Content ideas for nonprofits

Creating content interesting enough for your PR pitches social media posts etc. is an ongoing challenge for many small businesses, nonprofit organizations etc. However, it shouldn’t be that difficult if you follow a certain template.

  • Interviews: interviews make great content since you can follow a certain question template and get unique answers from your respondents. This is such a sure shot strategy that numerous nonprofits contain interviews with staff or volunteers in their monthly or weekly newsletters. You can spice up the interviews by asking questions about unusual or unique situations the volunteer might have worked on while working for your nonprofit. One of our clients had volunteers working through a blizzard in below 5 to get enough soil samples for their project.

  • Photo features: You can create great content by simply taking a camera with you on all the events and taking candid pictures of your volunteers working on project or your event attendees. This works even better if you work with animals, children etc. which typically makes great pictures.

  • Repurpose comments into testimonials: Have you seen how lots of nonprofits have testimonials from their volunteers, local businesses, office bearers of local chamber of commerces etc.? Its a great way to fill newsletter space as well as doing complete stories about what people are saying about you in your community. You dont even have to go out and get new soundbytes: just browse through your existing data such as survey comments, feedback forms, guest book comments etc. and repurpose it into content. You should also write your own headlines to summarize testimonials and provide a spin to the text itself. For example, if you are running a day long volunteer program to clean the local river to create sustainable habitat for fisheries such as Trout, you can put a headline announcing “thoughest sunday you’ll ever spend by the river”.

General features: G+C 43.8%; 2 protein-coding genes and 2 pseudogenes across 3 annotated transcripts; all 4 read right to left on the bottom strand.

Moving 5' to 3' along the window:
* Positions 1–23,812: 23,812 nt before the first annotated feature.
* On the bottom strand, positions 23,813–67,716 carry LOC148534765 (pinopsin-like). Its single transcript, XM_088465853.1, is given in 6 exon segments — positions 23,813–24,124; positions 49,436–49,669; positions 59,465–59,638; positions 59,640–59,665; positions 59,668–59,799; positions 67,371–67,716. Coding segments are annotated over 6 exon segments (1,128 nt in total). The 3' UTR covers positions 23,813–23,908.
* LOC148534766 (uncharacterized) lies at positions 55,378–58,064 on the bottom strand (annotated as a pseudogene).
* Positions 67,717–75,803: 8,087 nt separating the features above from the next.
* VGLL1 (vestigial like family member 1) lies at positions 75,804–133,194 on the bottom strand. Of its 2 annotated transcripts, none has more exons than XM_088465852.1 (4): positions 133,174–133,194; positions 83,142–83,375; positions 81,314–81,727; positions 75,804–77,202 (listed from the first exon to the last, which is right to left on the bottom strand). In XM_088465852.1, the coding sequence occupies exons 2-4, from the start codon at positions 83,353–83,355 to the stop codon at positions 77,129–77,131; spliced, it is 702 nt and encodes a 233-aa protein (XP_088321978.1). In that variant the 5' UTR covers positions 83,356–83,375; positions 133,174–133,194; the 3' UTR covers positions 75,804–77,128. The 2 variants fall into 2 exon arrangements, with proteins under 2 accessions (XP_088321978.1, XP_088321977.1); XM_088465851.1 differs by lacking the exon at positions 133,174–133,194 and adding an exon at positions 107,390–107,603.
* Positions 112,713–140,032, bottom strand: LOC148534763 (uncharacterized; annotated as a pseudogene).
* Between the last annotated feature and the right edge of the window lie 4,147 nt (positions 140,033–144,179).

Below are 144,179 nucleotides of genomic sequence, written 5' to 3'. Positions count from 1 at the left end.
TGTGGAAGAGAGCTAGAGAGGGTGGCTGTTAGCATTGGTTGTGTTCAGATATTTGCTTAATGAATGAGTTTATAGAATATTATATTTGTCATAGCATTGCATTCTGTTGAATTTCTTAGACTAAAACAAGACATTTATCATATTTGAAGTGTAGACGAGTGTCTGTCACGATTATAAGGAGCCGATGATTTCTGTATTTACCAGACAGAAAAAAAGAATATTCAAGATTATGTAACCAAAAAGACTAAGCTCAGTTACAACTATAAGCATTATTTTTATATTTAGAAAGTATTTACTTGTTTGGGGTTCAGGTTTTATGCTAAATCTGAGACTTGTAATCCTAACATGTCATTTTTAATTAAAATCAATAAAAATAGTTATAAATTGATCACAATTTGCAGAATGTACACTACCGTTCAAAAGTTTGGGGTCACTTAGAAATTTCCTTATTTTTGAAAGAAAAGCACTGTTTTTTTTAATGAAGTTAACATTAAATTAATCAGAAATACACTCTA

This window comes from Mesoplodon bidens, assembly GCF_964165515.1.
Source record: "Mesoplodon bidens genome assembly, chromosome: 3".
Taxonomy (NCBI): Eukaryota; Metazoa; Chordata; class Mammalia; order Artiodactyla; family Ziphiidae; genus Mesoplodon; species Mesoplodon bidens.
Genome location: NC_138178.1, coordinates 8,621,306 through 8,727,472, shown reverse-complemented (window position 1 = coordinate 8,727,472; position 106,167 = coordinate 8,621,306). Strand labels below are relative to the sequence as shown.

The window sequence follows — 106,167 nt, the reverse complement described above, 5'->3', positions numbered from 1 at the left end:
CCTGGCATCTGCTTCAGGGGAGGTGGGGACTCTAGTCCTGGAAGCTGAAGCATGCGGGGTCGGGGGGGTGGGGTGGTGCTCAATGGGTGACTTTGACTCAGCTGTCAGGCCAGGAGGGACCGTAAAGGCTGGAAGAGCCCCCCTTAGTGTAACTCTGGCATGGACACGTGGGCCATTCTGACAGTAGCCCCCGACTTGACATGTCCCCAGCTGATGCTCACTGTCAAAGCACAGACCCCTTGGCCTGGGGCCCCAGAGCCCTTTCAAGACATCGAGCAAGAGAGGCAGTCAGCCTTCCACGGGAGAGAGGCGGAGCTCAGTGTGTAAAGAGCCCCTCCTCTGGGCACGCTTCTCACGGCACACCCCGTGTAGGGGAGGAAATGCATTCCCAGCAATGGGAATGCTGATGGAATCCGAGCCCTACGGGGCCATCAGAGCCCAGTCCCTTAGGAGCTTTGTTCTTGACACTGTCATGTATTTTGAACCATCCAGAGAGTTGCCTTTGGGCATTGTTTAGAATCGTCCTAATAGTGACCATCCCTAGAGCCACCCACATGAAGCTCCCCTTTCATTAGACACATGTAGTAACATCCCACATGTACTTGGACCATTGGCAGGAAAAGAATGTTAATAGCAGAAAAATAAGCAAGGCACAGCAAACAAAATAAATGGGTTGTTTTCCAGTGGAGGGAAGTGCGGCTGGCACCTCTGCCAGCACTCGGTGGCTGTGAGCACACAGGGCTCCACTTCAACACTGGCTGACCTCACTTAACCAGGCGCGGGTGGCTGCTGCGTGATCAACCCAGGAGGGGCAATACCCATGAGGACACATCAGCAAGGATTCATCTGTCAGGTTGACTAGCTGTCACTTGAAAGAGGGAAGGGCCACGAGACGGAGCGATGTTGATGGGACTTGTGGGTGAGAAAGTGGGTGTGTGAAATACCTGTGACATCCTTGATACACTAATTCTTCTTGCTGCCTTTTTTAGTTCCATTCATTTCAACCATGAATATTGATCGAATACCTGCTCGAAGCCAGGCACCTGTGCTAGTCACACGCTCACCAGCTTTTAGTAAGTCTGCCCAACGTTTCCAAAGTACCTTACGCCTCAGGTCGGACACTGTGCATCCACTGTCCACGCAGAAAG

• Create a media kit: It doesnt matter what kind of story you are trying to write but always have a media kit containing recent press releases, artwork such as logos etc., photographs of recent events, quotes from key people at the organization etc.

  • Stay aware of latest news: One of the easiest ways to craft content is by matching it with recent events happening elsewhere in the world. When Flint, MI lead water crisis happened, numerous nonprofits around the world not organized numerous events, workshops, water testing and filter distribution programs in their community but also generated numerous content such as opinion pieces, explaining the recent scientific studies coming out in layman’s terms, etc. all of which was picked up by local press. You should start by making a list of keywords relevant to your organization’s activities and using an alert service such as Google alerts, Specrom Alerts, talkwater alerts etc. to send you an email whenever news with similar keyword is published. This way you will never be out of the loop and will always have content ideas.

  • Follow celebrity charity events and causes: There are lots of celebrities who have their favorite issues they support and quite a few times a year they will host a event or do something to mark their cause. If your organization’s mission statement falls in line with these causes than you should do a content feature that marks the event locally and generate some press that way.

  • Create News feeds on your website: You are mainly writing content so that people can find you and your website can become a resource for everyone interested in your cause, right? how about taking it further and also creating a news feed page on your website where you aggregate recent news on the topics/keywords of your choice? If your organization works in the area of water pollution, than you can tell your web developer to take a commercial news feed like Specrom News API that allows filtering by keywords so that you get all the news of the days with keywords of your choice.

  • Get ideas from Google Trends: You can stay on the top of trending topics and search queries by using Google Trends that lets you visualize search queries popularity over time. It also allows you to see related topics which provides further details on why the search queries are spiking and how you can capitalize on it and start creating content for exactly things your audience is searching for. Another feature I like about Google trends is that it gives you interest score by subregion, so that you can visually see where most traffic is coming from. In case those geographic ares do not correspond with where you are active, than you can skip that query and do content research for something else. Just as an example, I searched for Flint (city in Michigan) and I saw a strong spike in search queries in Dec 2015-Feb 2016 corresponding with Flint, MI water crisis that culminated in a emergency declaration by state Governor on 5 Jan, 2016. If you look in related topics section, Google Trends correctly guesses that it had something to do with water (chemical compound) and a water crisis.